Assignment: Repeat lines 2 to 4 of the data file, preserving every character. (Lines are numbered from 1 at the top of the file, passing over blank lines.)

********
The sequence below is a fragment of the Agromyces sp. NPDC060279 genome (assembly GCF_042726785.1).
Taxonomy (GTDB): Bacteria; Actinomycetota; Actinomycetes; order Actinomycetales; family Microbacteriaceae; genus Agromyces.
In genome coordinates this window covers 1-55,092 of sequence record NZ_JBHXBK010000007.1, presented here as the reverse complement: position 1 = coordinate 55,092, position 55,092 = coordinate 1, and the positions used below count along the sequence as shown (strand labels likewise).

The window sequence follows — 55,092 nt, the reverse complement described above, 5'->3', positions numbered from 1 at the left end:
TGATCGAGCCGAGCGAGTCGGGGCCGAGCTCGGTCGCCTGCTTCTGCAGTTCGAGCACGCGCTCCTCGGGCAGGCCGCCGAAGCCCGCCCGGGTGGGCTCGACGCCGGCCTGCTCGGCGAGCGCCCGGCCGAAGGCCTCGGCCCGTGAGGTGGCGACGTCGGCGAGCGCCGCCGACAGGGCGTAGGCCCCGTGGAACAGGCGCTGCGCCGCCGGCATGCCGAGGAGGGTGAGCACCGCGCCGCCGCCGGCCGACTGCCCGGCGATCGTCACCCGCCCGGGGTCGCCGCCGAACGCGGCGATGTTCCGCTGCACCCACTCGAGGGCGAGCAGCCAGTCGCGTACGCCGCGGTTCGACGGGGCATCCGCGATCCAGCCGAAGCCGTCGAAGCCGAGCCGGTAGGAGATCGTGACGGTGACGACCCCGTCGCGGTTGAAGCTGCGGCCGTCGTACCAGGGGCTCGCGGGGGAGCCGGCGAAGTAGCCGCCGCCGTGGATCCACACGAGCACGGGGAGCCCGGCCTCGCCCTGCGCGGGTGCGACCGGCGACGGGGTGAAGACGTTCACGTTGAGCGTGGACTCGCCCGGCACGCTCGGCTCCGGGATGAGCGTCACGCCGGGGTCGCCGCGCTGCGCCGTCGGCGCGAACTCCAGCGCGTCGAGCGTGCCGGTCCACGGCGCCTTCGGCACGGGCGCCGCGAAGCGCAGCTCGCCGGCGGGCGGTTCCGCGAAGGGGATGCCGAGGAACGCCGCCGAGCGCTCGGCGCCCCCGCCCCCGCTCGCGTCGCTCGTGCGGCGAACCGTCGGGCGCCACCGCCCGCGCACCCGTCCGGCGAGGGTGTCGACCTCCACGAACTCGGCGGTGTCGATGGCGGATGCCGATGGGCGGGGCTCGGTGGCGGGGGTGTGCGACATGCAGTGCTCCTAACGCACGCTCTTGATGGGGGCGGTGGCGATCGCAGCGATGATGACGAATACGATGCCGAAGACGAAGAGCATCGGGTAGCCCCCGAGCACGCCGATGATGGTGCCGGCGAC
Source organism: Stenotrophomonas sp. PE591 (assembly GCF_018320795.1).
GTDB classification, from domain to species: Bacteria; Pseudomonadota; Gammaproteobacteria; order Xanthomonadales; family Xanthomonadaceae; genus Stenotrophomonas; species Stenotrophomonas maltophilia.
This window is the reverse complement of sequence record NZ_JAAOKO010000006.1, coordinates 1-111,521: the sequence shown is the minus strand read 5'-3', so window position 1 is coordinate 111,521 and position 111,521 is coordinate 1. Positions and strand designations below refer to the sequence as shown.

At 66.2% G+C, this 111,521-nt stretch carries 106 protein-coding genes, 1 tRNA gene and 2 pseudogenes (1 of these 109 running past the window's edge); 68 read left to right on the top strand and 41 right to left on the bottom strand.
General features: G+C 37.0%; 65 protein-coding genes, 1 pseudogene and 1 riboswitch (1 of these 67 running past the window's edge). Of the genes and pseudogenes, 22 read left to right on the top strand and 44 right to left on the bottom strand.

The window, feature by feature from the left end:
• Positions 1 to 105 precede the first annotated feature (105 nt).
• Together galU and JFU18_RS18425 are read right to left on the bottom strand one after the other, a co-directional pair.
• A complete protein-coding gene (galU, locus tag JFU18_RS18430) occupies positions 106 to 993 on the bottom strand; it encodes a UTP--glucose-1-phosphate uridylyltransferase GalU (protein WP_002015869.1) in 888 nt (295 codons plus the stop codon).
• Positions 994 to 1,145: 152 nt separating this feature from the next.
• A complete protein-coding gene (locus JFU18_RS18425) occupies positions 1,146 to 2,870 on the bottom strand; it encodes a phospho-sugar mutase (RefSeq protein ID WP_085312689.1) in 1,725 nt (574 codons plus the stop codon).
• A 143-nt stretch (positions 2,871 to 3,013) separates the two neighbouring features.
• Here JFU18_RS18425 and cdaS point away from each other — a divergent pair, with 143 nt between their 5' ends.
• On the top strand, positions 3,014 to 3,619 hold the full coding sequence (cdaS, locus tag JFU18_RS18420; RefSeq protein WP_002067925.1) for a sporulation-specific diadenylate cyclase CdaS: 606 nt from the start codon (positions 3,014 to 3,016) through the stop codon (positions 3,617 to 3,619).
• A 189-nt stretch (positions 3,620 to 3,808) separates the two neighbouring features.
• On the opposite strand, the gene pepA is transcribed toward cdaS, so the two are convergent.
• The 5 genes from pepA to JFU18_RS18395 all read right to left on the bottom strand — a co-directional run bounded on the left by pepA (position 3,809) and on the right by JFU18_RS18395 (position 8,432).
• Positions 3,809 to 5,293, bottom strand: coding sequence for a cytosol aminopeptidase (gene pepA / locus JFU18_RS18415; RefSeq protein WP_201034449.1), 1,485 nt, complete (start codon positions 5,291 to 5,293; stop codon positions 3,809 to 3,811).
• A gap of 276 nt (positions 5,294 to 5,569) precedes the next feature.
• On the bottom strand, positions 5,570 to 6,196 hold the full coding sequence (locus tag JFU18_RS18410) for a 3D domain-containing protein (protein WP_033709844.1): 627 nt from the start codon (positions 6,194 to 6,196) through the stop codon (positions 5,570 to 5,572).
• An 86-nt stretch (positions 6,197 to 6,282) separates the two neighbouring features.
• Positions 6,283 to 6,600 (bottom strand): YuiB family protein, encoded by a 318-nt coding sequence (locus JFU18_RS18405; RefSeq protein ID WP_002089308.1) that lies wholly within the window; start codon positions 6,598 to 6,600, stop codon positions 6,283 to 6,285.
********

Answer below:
Taxonomy (GTDB): Bacteria; Actinomycetota; Actinomycetes; order Actinomycetales; family Microbacteriaceae; genus Agromyces.
In genome coordinates this window covers 1-55,092 of sequence record NZ_JBHXBK010000007.1, presented here as the reverse complement: position 1 = coordinate 55,092, position 55,092 = coordinate 1, and the positions used below count along the sequence as shown (strand labels likewise).

The window sequence follows — 55,092 nt, the reverse complement described above, 5'->3', positions numbered from 1 at the left end: